An ongoing study looking at the effects of ocean acidification on the shallow water Antarctic sea pen Malacobelemnon daytoni, which is in the same family as Kophobelemnon stelliferum (Kophobelemnidae), has indicated that several stress responses occur under RCP 8.5 scenario conditions (i.e. a decrease in pH of 0.33; Bopp et al., 2013) compared to natural conditions (pH 8.05; Natalia Servetto, 2019, pers. comm., 15th October). Up-regulated genes were also observed. However, Kophobelemnon stelliferum is known to occur naturally in the slightly acidic waters around mud volcanoes (Rueda et al., 2016; Sitjà et al., 2019). For example, in the Spanish mud volcano fields, pH was measured by Rueda et al. (2012) to vary from 7.4 to 6.8.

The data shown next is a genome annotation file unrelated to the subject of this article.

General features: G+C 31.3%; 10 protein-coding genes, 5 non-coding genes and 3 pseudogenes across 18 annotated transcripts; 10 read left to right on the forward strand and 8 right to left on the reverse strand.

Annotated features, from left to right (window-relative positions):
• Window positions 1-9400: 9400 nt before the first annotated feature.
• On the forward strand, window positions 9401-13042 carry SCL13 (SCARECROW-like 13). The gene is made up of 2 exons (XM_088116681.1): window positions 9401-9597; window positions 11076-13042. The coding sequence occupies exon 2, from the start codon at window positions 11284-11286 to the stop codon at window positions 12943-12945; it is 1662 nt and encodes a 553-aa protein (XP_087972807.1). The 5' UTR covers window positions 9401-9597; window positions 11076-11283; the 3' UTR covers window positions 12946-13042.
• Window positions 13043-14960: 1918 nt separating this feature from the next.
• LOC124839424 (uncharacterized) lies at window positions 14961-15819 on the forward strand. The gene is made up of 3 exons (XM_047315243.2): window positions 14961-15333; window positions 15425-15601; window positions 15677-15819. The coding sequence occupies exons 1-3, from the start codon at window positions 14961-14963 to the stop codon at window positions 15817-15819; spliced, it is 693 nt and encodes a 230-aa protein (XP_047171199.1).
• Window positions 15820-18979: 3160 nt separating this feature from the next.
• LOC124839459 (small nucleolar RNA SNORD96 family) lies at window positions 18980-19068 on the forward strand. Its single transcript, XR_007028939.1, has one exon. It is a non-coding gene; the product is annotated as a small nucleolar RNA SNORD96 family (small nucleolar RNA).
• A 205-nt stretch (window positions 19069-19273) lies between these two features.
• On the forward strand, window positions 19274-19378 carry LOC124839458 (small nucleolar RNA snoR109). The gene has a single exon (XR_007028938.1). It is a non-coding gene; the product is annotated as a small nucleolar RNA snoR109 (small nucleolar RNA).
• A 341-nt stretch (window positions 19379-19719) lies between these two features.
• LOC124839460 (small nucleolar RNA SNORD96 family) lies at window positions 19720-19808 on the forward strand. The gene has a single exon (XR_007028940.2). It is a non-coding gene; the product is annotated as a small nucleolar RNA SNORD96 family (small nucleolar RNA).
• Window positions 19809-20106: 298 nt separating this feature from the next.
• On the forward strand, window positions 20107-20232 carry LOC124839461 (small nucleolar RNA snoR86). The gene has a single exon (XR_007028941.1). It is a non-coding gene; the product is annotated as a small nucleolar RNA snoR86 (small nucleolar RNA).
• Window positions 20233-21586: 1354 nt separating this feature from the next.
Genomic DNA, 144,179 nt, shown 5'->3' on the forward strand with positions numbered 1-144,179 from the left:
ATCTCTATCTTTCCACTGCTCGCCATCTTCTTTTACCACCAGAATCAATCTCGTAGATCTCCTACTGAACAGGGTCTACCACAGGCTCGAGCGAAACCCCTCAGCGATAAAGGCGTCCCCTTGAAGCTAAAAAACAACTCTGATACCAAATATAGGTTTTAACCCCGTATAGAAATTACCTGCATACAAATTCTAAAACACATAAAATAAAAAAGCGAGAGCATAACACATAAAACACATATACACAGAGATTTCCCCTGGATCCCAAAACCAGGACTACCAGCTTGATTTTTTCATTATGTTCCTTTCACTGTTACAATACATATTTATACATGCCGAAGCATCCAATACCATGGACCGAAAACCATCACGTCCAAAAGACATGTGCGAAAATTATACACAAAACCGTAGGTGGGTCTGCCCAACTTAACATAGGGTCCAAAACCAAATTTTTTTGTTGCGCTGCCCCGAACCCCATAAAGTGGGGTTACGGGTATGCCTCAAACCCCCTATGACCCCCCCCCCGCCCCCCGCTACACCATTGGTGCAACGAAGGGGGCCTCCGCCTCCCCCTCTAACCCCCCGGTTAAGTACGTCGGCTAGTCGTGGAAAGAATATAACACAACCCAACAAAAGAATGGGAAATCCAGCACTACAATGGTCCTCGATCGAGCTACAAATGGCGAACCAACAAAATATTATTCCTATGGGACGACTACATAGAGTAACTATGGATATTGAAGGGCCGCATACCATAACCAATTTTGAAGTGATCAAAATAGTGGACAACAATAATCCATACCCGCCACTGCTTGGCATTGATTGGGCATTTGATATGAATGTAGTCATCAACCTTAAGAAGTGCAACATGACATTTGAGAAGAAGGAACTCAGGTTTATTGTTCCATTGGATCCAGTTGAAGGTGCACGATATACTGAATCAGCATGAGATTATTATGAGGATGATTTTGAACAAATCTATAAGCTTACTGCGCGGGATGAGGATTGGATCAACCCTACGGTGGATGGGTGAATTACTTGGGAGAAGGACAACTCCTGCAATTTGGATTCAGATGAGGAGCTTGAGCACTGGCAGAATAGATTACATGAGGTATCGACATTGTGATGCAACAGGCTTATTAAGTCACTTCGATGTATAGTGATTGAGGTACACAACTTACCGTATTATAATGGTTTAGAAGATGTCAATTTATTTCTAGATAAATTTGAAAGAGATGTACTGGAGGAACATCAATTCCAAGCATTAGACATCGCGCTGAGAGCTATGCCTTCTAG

Kita et al. (2015) studied the effects of CO2 gas released from the seabed at a depth of 12 m in Scotland. The sea pen Virgularia mirabilis (which also occurs in the deep-sea) was frequently observed in the study area, however, no abnormal behaviour was observed in response to the CO2, either during or after release. The authors noted that the elevated pCO2 concentrations (<1599 µatm, at 30 cm above the seabed) returned to background levels (360-370 µatm) very quickly. Therefore, Virgularia mirabilis was not necessarily exposed to continuous low pH conditions.